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Updated 12/15/2006

Human Rights–War on Terror News Update—December 15, 2006

1. Homeland Security assigns terror risk ratings to millions of airline passengers
2. New Secretary of Defense supported bombing Nicaragua
3. Italian prosecutors request trial of CIA agents
4. Canadian government memo says rendition may be legal
5. Federal judge rules Guantanámo detainees have no recourse in U.S. courts
6. Former Chilean dictator Augusto Pinochet dies while facing indictments
 

1. Homeland Security assigns terror risk ratings to millions of airline passengers
Since 2002 the U.S. Department of Homeland Security has been assigning millions of airline passengers computer-generated scores of the risk they pose of being terrorists. The existence of the program—called the Automated Targeting System, or ATS—was unknown until Homeland Security placed a notice about the program in the Federal Register on Nov. 2. The ATS calculates a score for people entering or exiting the United States based on a variety of factors including travel patterns, how airline tickets were purchased and seating preference. These scores cannot be accessed by the public and will be kept on record for 40 years. They can be shared with local, state and foreign governments for a number of purposes, such as hiring decisions and security clearance. Under certain conditions, they could also be given to courts, Congress and private contractors. Some members of Congress have expressed concern that the ATS may violate a congressional prohibition on certain types of surveillance. [AP, 11/30/06; CNN, 12/8/06; NewStandard,12/11/06]   

2. New Secretary of Defense supported bombing Nicaragua
The U.S. Senate on Dec. 6 voted 95-2 to confirm Robert Gates as Secretary of Defense, replacing Donald Rumsfeld. Gates was director of the CIA from 1987 to 1993. In 1984, while serving as CIA deputy director for intelligence, he advised in a memo to President Reagan that the United States should bomb Nicaragua to oust the leftist Sandinista government. Gates is also thought to have had a role in the Iran-Contra scandal. He takes over the post officially on Dec. 18. [Democracy Now!, 12/5/06; Democracy Now!, 12/6/06; Guardian, 12/6/06]
 

3. Italian prosecutors request trial of CIA agents
On Dec. 5 Italian prosecutors asked a judge to order 26 Americans and six Italians to stand trial for the 2003 rendition of Egyptian cleric Hassan Mustafa Osama Nasr. Prosecutors claim Nasr was kidnapped from Milan by CIA and Italian intelligence agents and flown from a U.S. air base to Egypt, where he was tortured. Nicolo Pollari, the former head of Italian military intelligence, is one of the six Italians under indictment. Twenty-five of the 26 Americans are believed to be CIA agents. Before a trial can take place, the judge must order a preliminary hearing to determine if there is enough evidence to proceed. If a trial does go forward, it is expected to be in absentia of the American defendants, whom the United States will likely be unwilling to extradite. [Reuters 12/5/06; CNN, 12/5/06, background info: HRWT News Update, 12/1/06]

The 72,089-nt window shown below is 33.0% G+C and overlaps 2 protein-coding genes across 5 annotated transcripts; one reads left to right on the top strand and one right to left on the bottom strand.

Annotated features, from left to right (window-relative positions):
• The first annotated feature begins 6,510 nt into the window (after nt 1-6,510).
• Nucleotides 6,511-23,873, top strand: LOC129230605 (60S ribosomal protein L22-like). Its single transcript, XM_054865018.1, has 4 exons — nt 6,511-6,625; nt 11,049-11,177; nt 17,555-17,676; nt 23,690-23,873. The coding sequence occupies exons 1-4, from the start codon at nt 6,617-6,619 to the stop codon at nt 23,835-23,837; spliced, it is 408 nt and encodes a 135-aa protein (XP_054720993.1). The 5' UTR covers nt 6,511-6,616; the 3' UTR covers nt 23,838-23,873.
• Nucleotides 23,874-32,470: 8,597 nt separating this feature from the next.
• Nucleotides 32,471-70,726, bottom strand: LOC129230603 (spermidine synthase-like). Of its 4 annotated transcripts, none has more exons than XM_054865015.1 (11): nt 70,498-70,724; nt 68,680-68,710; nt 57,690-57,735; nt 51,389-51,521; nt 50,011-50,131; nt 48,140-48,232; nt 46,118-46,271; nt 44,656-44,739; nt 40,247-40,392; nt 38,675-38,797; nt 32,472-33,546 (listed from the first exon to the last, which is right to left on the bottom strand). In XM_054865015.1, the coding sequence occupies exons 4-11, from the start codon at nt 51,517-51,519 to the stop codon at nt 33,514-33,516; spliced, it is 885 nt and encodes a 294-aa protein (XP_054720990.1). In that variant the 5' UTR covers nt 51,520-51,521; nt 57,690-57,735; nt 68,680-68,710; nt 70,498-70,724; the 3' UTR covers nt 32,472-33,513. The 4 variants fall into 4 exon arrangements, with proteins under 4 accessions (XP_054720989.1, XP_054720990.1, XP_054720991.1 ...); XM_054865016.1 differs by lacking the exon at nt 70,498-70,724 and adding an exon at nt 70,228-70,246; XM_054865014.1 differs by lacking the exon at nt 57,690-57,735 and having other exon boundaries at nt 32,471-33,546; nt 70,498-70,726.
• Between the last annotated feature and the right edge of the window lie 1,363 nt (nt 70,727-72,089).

4. Canadian government memo says rendition may be legal
According to government documents obtained by the Canadian Press, the Canadian Foreign Affairs Department may in some cases regard the practice of extraordinary rendition as legal. The internal legal briefing, written in December 2005, has acquired increased importance as a Canadian commission of inquiry has been investigating Canada’s involvement in the rendition of Syrian-born Canadian Maher Arar, who claims he was tortured after being sent to Syria from New York in 2002. Arar was released without charge after being held for four months. It is thought that some U.S. rendition flights may have been operating through Canada. [Canadian Press, 12/11/06; background info: HRWT News Update, 9/27/06] 

 
5. Federal judge rules Guantanámo detainees have no recourse in U.S. courts
In a Dec. 13 decision, U.S. District Judge James Robertson ruled that the Military Commissions Act of 2006 was not unconstitutional in denying federal court relief to inmates at Guantánamo Bay, Cuba. The plaintiff, Salim Ahmed Hamdan, was also the plaintiff in the June 2006 Supreme Court ruling that President Bush did not have the power to hold military tribunals. Congress proceeded to pass the Military Commissions Act in October to grant Bush the authority to hold such tribunals. While denying relief to Guantánamo detainees, Robertson also declared that it would be unconstitutional to use the Military Commissions Act to deny habeas relief to individuals within the United States. [Al Jazeera, 12/13/06; LA Times, 12/14/06; background info: HRWT News Update, 10/20/06]

 
6. Former Chilean dictator Augusto Pinochet dies while facing indictments
Former Chilean dictator Gen. Augusto Pinochet died of a heart attack on Dec. 10 while still facing indictments for crimes against humanity. He was 91. Pinochet took power in 1973 following a coup against Chile’s elected president Salvador Allende. During his reign, more than 4,000 people were murdered or disappeared and hundreds of thousands were tortured. After being ousted from power in 1988, Pinochet was the target of international attempts to try him for crimes against humanity. He was arrested in London in 1998 to be extradited to Spain, but he was released back to Chile for health reasons. Pinochet also faced indictments from France and Belgium, as well as in his home country. His case is considered to have been a major precedent for the practice of universal jurisdiction of human rights abuses. [Znet, 12/12/06; Scoop (NZ), 12/13/06; Foreign Policy, 12/06]